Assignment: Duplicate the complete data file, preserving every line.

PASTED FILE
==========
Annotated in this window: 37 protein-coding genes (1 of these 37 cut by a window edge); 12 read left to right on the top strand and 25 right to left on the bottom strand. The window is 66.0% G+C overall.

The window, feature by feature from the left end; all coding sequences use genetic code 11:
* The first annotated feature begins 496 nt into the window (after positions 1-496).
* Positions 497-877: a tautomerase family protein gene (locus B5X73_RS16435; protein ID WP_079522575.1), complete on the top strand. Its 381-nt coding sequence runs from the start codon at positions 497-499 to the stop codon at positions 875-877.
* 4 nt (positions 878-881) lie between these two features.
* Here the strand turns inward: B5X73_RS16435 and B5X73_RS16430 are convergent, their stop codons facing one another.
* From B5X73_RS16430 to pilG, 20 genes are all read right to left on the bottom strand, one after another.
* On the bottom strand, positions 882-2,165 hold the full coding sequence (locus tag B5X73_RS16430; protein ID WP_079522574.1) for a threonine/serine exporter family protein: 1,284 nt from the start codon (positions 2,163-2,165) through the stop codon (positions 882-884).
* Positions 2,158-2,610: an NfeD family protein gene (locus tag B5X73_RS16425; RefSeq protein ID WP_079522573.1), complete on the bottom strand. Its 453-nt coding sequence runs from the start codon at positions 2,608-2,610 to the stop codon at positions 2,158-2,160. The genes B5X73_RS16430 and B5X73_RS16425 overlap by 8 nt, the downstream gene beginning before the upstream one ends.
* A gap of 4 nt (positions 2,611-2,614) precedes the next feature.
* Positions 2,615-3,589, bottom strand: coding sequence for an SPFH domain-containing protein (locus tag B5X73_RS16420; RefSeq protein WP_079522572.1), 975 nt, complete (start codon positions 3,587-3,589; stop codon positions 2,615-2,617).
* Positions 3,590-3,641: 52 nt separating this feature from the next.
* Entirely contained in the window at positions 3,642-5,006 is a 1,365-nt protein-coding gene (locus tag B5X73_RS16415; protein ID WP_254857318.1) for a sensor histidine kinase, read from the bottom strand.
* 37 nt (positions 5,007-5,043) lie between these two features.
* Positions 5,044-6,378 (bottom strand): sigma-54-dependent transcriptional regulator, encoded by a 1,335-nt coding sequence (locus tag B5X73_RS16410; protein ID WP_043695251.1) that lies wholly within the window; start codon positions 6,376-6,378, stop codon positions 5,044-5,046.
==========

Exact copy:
Annotated in this window: 37 protein-coding genes (1 of these 37 cut by a window edge); 12 read left to right on the top strand and 25 right to left on the bottom strand. The window is 66.0% G+C overall.

The window, feature by feature from the left end; all coding sequences use genetic code 11:
* The first annotated feature begins 496 nt into the window (after positions 1-496).
* Positions 497-877: a tautomerase family protein gene (locus B5X73_RS16435; protein ID WP_079522575.1), complete on the top strand. Its 381-nt coding sequence runs from the start codon at positions 497-499 to the stop codon at positions 875-877.
* 4 nt (positions 878-881) lie between these two features.
* Here the strand turns inward: B5X73_RS16435 and B5X73_RS16430 are convergent, their stop codons facing one another.
* From B5X73_RS16430 to pilG, 20 genes are all read right to left on the bottom strand, one after another.
* On the bottom strand, positions 882-2,165 hold the full coding sequence (locus tag B5X73_RS16430; protein ID WP_079522574.1) for a threonine/serine exporter family protein: 1,284 nt from the start codon (positions 2,163-2,165) through the stop codon (positions 882-884).
* Positions 2,158-2,610: an NfeD family protein gene (locus tag B5X73_RS16425; RefSeq protein ID WP_079522573.1), complete on the bottom strand. Its 453-nt coding sequence runs from the start codon at positions 2,608-2,610 to the stop codon at positions 2,158-2,160. The genes B5X73_RS16430 and B5X73_RS16425 overlap by 8 nt, the downstream gene beginning before the upstream one ends.
* A gap of 4 nt (positions 2,611-2,614) precedes the next feature.
* Positions 2,615-3,589, bottom strand: coding sequence for an SPFH domain-containing protein (locus tag B5X73_RS16420; RefSeq protein WP_079522572.1), 975 nt, complete (start codon positions 3,587-3,589; stop codon positions 2,615-2,617).
* Positions 3,590-3,641: 52 nt separating this feature from the next.
* Entirely contained in the window at positions 3,642-5,006 is a 1,365-nt protein-coding gene (locus tag B5X73_RS16415; protein ID WP_254857318.1) for a sensor histidine kinase, read from the bottom strand.
* 37 nt (positions 5,007-5,043) lie between these two features.
* Positions 5,044-6,378 (bottom strand): sigma-54-dependent transcriptional regulator, encoded by a 1,335-nt coding sequence (locus tag B5X73_RS16410; protein ID WP_043695251.1) that lies wholly within the window; start codon positions 6,376-6,378, stop codon positions 5,044-5,046.